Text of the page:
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Salesforce.com welcomes CRM lapse

It's a developer thing

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Salesforce.com's campaign to go beyond CRM and become a platform player took a fresh turn Wednesday with services announced to win greater developer support and a new campaign highlighting its integration with traditional back office software.

The hosted CRM provider has launched AppExchange OEM Edition, giving developers the familiar Salesforce.com interface, security, integration and data sharing model but minus the CRM suite on which Salesforce.com made its name.

AppExchange OEM Edition builds on AppExchange, launched in January, where developers post applications that integrate with applications and data held in Salesforce.com servers. Salesforce.com chief executive Marc Benioff told partners and press at a launch event in San Francisco: "Developers have been coming to us saying: 'We want to see your platform without your CRM.'"

Benioff used the event to promote partnerships with AppExchange members that help integrate Salesforce.com with Oracle/Siebel and Microsoft. Informatica demonstrated Informatica OnDemand to migrate customers' data from Siebel to Salesforce.com while Scribe Software talked about using its software to synchronize data and orders between Microsoft Dynamics and Salesforce.com.

One thing missing from AppExahange when it launched in January was integration between Salesforce.com and these back office staples, which have a large footprint in the enterprise accounts Salesforce.com is eager to sign up.

While Salesforce.com has made a strong start in a relatively short time, AppExchange still has some way to go. It's still missing integrations with Oracle, PeopleSoft and SAP, plus the broader Dynamics portfolio.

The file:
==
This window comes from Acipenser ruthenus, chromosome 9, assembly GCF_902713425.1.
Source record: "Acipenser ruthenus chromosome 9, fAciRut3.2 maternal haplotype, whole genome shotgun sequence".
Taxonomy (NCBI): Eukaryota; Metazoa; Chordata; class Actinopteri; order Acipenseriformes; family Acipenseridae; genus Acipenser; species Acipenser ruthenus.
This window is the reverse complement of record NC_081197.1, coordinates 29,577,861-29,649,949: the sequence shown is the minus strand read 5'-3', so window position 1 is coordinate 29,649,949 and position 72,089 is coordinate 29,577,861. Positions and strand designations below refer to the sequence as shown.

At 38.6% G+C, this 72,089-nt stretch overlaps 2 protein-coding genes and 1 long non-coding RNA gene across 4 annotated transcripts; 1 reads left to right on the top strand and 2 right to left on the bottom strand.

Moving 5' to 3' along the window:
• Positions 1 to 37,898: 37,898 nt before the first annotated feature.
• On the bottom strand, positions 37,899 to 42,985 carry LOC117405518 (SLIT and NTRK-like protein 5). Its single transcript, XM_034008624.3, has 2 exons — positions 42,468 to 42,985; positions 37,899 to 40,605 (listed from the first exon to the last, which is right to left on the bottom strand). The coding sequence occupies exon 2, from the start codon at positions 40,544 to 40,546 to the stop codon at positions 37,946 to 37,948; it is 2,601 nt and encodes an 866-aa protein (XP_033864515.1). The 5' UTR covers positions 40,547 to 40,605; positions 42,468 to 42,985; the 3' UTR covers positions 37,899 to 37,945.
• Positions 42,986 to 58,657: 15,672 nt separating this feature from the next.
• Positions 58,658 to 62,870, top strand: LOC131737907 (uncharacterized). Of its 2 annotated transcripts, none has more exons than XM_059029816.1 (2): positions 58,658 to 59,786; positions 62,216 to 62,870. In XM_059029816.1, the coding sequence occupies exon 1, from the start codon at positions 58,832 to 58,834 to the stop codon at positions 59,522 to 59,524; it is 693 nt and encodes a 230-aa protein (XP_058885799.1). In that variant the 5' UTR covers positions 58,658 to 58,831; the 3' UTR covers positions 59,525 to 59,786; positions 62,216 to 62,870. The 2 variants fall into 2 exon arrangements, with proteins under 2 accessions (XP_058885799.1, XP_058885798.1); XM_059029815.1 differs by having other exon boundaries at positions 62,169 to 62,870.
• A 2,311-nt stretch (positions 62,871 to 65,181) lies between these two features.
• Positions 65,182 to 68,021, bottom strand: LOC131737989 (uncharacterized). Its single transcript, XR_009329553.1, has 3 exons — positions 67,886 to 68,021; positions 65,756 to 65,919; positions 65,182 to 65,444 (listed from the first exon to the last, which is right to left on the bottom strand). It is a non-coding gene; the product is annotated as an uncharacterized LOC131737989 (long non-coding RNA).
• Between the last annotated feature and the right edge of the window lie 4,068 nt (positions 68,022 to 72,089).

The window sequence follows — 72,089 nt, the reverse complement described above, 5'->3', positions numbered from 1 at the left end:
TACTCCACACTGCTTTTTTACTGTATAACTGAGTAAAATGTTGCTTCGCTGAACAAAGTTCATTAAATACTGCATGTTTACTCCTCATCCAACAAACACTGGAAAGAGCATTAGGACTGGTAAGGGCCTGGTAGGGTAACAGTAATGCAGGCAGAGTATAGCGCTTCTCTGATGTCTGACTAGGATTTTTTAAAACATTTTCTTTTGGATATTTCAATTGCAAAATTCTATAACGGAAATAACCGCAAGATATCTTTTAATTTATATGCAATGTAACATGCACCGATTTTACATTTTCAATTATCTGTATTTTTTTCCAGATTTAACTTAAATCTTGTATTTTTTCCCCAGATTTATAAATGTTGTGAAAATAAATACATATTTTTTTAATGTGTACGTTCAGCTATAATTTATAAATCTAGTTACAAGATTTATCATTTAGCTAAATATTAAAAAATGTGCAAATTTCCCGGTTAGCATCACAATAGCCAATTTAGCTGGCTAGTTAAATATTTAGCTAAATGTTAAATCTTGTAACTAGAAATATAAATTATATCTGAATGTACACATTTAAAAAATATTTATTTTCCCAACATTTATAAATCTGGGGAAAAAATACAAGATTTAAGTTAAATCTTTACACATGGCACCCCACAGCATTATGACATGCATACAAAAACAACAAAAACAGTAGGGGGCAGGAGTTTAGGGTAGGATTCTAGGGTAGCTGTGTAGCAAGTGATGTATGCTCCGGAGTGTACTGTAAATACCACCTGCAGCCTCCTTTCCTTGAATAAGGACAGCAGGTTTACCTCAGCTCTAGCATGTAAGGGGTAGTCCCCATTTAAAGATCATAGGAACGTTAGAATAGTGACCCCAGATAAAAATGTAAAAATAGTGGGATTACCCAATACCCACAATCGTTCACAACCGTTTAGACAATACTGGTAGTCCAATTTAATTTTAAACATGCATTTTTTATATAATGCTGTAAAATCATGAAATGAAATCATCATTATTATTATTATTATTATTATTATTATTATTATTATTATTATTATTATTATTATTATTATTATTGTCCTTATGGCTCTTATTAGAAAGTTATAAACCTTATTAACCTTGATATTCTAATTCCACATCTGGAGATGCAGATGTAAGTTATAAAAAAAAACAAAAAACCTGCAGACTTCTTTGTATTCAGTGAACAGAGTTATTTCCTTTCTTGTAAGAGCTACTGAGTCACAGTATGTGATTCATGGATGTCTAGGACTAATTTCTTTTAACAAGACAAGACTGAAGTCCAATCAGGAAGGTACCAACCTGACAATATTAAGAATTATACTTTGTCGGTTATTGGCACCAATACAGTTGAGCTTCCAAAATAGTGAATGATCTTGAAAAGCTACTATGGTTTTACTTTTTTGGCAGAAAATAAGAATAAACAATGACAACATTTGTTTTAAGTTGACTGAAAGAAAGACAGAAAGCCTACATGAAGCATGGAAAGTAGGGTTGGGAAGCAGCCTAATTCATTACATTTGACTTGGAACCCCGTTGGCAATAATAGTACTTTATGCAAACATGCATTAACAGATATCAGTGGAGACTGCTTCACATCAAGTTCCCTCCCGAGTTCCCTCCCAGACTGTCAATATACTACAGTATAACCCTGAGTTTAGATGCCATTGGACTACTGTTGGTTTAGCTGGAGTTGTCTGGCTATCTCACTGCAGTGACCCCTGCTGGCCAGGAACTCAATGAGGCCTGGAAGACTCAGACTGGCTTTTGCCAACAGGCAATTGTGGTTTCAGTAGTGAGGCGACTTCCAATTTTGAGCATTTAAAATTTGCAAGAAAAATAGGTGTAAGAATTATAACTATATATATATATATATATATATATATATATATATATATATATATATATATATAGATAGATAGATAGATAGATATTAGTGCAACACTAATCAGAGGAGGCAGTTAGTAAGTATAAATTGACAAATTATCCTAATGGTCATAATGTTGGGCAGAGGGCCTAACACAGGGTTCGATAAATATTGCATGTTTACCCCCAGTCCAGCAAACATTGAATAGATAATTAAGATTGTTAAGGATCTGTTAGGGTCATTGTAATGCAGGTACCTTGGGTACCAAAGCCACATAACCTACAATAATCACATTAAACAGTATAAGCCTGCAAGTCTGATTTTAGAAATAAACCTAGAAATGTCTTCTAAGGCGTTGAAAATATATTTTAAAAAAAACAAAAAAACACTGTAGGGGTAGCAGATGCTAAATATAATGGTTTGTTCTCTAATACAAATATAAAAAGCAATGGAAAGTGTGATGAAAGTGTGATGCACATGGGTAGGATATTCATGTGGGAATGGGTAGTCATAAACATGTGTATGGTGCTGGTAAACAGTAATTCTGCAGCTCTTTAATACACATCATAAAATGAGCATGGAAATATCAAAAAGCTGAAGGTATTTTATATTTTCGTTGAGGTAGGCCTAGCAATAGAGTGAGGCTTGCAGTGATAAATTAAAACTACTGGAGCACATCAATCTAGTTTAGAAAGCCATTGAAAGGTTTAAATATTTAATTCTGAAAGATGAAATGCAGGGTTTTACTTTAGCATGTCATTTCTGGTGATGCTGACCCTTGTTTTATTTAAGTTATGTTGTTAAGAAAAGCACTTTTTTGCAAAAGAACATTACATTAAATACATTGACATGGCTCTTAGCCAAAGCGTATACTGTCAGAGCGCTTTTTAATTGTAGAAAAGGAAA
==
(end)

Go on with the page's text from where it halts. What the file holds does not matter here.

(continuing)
Wednesday's activities are the latest step to take Salesforce.com beyond CRM to avoid being overtaken by bigger incumbents. Salesforce.com has 444,000 subscribers at 22,700 customers but is looking for ways to add value to its core service by recruiting developer partners in the face of competition from Oracle/Siebel and SAP, who are pushing into hosting.

Peviewing AppExchange OEM Edition. Benioff positioned Salesforce.com as an alternative to Microsoft's Office for the end-user and a platform start-ups can use to deliver Office-like applications via a secure and reliable hosted infrastructure

AppExchange already hosts Writely for word processing and collaboration, iRows for spreadsheets, DreamFactory for project management and Adobe to create PDFs. In short: a componentized and hosted version of Office.

"That's exciting to me as the CEO of a company because I don't want to write a word program or a spreadsheet program. The 10 terabytes of data we manage can get pushed up into all these services, into Writely, into iRows and over 250 applications in AppExchange. That's a very different vision of computing that a lot of companies have been executing on so far," Benioff said.

In reaching out to developers, Benioff told potential partners that Salesforce.com takes care of the hosting infrastructure they'd otherwise have to provide. "We will run the systems and mange the data. We keep the systems running and [the developer] can keep writing these killer apps," Benioff said. "We are not just building a CRM platform. We are building a platform that lets people build their own applications."

Four companies have so-far signed up to AppExchange OEM Edition, priced $25 per user and which comes with five Salesforce.com tabs and 50 custom objects. They are: DreamFactory Software, MyLoanBiz, Rally Software Development and Remend.®

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